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Aflatoxin testing is issue in Central Texas

Corn growers in Central Texas were having to dump corn in the fields or plow their crop under because of excessively high aflatoxin levels, according to Texas AgriLife Extension Service reports.

Bell County, which is east of Killeen, had a lot of rain in late June and early July, then high humidity, followed by extreme dry hot conditions, said Dirk Aaron, AgriLife Extension agent.

"We're in our 24th day of over 100 degrees and many of those days have been over 104," Aaron said. "So conditions were ripe for aflatoxin levels to be excessively high, and it's hurting growers in the pocketbook in a big way."

Testing methods by elevators are also causing a lot of "farmer angst," Aaron said, with many crying foul.

No one is arguing that aflatoxin levels are high, he said. In many cases above 300 parts per billion, and in some cases they are above 500 parts per billion. Above 20 parts per billion, the usage regulations for corn become complicated, he said.

"A facility right now can take anything up to 20 parts per billion (and that) can be put directly into commercial channels," Aaron said. "But when you get above 20, new levels come into play. For example, 50 is the limit on wildlife; 100 is the limit on breeding cattle, lactating goats, poultry and sheep. But then finishing swine can go up to 200 parts per billion. And of course, for the feedlot industry, when grain is used for finishing cattle in confinement, they can go up to 300 parts per billion."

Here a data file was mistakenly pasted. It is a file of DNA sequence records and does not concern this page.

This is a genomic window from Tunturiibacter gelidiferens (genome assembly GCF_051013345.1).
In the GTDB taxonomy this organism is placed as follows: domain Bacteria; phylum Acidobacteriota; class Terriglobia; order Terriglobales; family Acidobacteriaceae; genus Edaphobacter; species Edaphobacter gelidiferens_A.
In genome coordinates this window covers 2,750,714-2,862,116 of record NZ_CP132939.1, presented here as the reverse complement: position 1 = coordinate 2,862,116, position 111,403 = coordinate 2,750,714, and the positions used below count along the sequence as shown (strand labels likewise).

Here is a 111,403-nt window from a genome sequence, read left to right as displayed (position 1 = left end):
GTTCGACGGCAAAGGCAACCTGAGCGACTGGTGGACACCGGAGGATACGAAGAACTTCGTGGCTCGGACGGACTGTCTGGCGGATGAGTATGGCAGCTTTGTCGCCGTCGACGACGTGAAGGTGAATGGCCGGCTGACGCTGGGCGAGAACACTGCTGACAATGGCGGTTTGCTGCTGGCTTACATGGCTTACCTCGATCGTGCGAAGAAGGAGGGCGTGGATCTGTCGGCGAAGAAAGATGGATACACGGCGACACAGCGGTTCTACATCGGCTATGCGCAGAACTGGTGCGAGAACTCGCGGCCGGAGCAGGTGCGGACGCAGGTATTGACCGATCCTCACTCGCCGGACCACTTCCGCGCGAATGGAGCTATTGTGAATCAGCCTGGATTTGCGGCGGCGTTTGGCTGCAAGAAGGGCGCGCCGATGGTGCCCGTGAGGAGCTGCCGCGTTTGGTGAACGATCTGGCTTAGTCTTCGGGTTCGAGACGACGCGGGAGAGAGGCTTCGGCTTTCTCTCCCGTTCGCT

Technically, at aflatoxin levels more than 500 parts per billion, the crop is supposed to be destroyed, according to Aaron.

All this puts a lot of management strain on elevators, particularly small ones that can't separate corn with corn with different aflatoxin levels, he said.

But in some cases, the testing method can seem highly arbitrary, Aaron said. A load from one part of the field may test at acceptable levels, while another load can be rejected. Worse, farmers may take the same load of corn that's been rejected at one elevator and go to another and perhaps get an acceptable report.

According to Aaron, what's needed is a standardized system for testing. Some elevators are taking a single or limited number or samples off one truck and perhaps hitting a hot spot, while other elevators are taking random samples to get a more accurate idea of the how the load would test once it's mixed.

"We need mandated criteria that insure it's done the same at every buying point," he said. "It all needs to be tested in the exact same way."

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